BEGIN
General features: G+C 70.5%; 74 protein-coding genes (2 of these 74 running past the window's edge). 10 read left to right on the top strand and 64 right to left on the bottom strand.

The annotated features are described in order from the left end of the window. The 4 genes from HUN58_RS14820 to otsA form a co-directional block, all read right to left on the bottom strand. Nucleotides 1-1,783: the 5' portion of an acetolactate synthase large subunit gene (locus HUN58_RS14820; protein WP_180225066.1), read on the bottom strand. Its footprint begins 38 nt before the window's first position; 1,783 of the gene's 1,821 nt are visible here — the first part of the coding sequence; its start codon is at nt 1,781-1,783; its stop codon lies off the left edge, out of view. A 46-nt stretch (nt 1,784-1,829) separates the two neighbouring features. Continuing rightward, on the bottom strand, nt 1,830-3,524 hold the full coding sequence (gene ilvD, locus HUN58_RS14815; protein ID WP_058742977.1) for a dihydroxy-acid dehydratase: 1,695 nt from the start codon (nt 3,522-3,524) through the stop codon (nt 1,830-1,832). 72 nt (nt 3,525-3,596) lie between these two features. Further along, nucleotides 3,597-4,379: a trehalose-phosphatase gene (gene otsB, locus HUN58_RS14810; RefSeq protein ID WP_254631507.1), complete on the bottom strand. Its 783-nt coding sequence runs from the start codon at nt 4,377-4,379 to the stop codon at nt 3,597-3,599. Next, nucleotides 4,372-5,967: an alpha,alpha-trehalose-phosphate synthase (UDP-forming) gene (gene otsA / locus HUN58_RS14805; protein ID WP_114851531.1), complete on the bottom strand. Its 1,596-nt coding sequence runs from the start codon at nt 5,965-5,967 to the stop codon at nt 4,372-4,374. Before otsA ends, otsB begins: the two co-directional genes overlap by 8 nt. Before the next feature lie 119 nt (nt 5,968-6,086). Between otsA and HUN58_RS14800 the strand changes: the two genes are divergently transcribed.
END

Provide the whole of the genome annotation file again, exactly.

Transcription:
General features: G+C 70.5%; 74 protein-coding genes (2 of these 74 running past the window's edge). 10 read left to right on the top strand and 64 right to left on the bottom strand.

The annotated features are described in order from the left end of the window. The 4 genes from HUN58_RS14820 to otsA form a co-directional block, all read right to left on the bottom strand. Nucleotides 1-1,783: the 5' portion of an acetolactate synthase large subunit gene (locus HUN58_RS14820; protein WP_180225066.1), read on the bottom strand. Its footprint begins 38 nt before the window's first position; 1,783 of the gene's 1,821 nt are visible here — the first part of the coding sequence; its start codon is at nt 1,781-1,783; its stop codon lies off the left edge, out of view. A 46-nt stretch (nt 1,784-1,829) separates the two neighbouring features. Continuing rightward, on the bottom strand, nt 1,830-3,524 hold the full coding sequence (gene ilvD, locus HUN58_RS14815; protein ID WP_058742977.1) for a dihydroxy-acid dehydratase: 1,695 nt from the start codon (nt 3,522-3,524) through the stop codon (nt 1,830-1,832). 72 nt (nt 3,525-3,596) lie between these two features. Further along, nucleotides 3,597-4,379: a trehalose-phosphatase gene (gene otsB, locus HUN58_RS14810; RefSeq protein ID WP_254631507.1), complete on the bottom strand. Its 783-nt coding sequence runs from the start codon at nt 4,377-4,379 to the stop codon at nt 3,597-3,599. Next, nucleotides 4,372-5,967: an alpha,alpha-trehalose-phosphate synthase (UDP-forming) gene (gene otsA / locus HUN58_RS14805; protein ID WP_114851531.1), complete on the bottom strand. Its 1,596-nt coding sequence runs from the start codon at nt 5,965-5,967 to the stop codon at nt 4,372-4,374. Before otsA ends, otsB begins: the two co-directional genes overlap by 8 nt. Before the next feature lie 119 nt (nt 5,968-6,086). Between otsA and HUN58_RS14800 the strand changes: the two genes are divergently transcribed.